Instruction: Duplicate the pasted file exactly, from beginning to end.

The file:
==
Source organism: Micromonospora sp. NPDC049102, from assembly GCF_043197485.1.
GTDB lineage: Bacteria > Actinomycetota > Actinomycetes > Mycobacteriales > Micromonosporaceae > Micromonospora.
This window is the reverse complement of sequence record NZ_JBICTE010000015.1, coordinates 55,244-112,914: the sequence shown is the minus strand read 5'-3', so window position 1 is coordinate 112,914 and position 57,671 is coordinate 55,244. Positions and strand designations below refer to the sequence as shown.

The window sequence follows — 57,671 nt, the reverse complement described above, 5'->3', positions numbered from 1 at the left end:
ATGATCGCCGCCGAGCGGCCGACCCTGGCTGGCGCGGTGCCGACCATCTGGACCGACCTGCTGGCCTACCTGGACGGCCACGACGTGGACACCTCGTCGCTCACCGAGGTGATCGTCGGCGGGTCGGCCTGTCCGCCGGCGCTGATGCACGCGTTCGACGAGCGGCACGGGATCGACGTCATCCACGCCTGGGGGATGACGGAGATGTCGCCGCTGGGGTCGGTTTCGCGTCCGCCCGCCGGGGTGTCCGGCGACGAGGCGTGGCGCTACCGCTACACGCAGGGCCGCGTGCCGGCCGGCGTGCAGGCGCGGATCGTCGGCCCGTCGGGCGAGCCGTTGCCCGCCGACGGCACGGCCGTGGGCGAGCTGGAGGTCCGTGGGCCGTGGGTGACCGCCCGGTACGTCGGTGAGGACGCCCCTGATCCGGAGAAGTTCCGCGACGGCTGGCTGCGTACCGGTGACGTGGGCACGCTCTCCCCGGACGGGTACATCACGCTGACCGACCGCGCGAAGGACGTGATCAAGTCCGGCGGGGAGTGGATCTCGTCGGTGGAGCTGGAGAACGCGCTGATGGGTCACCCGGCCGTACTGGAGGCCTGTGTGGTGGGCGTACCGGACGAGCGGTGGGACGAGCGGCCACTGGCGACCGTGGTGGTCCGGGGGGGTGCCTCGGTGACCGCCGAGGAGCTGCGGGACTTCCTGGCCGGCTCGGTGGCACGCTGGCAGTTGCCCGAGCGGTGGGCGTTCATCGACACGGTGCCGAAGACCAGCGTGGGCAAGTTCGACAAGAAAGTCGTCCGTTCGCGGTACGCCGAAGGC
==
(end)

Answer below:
Source organism: Micromonospora sp. NPDC049102, from assembly GCF_043197485.1.
GTDB lineage: Bacteria > Actinomycetota > Actinomycetes > Mycobacteriales > Micromonosporaceae > Micromonospora.
This window is the reverse complement of sequence record NZ_JBICTE010000015.1, coordinates 55,244-112,914: the sequence shown is the minus strand read 5'-3', so window position 1 is coordinate 112,914 and position 57,671 is coordinate 55,244. Positions and strand designations below refer to the sequence as shown.

The window sequence follows — 57,671 nt, the reverse complement described above, 5'->3', positions numbered from 1 at the left end:
ATGATCGCCGCCGAGCGGCCGACCCTGGCTGGCGCGGTGCCGACCATCTGGACCGACCTGCTGGCCTACCTGGACGGCCACGACGTGGACACCTCGTCGCTCACCGAGGTGATCGTCGGCGGGTCGGCCTGTCCGCCGGCGCTGATGCACGCGTTCGACGAGCGGCACGGGATCGACGTCATCCACGCCTGGGGGATGACGGAGATGTCGCCGCTGGGGTCGGTTTCGCGTCCGCCCGCCGGGGTGTCCGGCGACGAGGCGTGGCGCTACCGCTACACGCAGGGCCGCGTGCCGGCCGGCGTGCAGGCGCGGATCGTCGGCCCGTCGGGCGAGCCGTTGCCCGCCGACGGCACGGCCGTGGGCGAGCTGGAGGTCCGTGGGCCGTGGGTGACCGCCCGGTACGTCGGTGAGGACGCCCCTGATCCGGAGAAGTTCCGCGACGGCTGGCTGCGTACCGGTGACGTGGGCACGCTCTCCCCGGACGGGTACATCACGCTGACCGACCGCGCGAAGGACGTGATCAAGTCCGGCGGGGAGTGGATCTCGTCGGTGGAGCTGGAGAACGCGCTGATGGGTCACCCGGCCGTACTGGAGGCCTGTGTGGTGGGCGTACCGGACGAGCGGTGGGACGAGCGGCCACTGGCGACCGTGGTGGTCCGGGGGGGTGCCTCGGTGACCGCCGAGGAGCTGCGGGACTTCCTGGCCGGCTCGGTGGCACGCTGGCAGTTGCCCGAGCGGTGGGCGTTCATCGACACGGTGCCGAAGACCAGCGTGGGCAAGTTCGACAAGAAAGTCGTCCGTTCGCGGTACGCCGAAGGC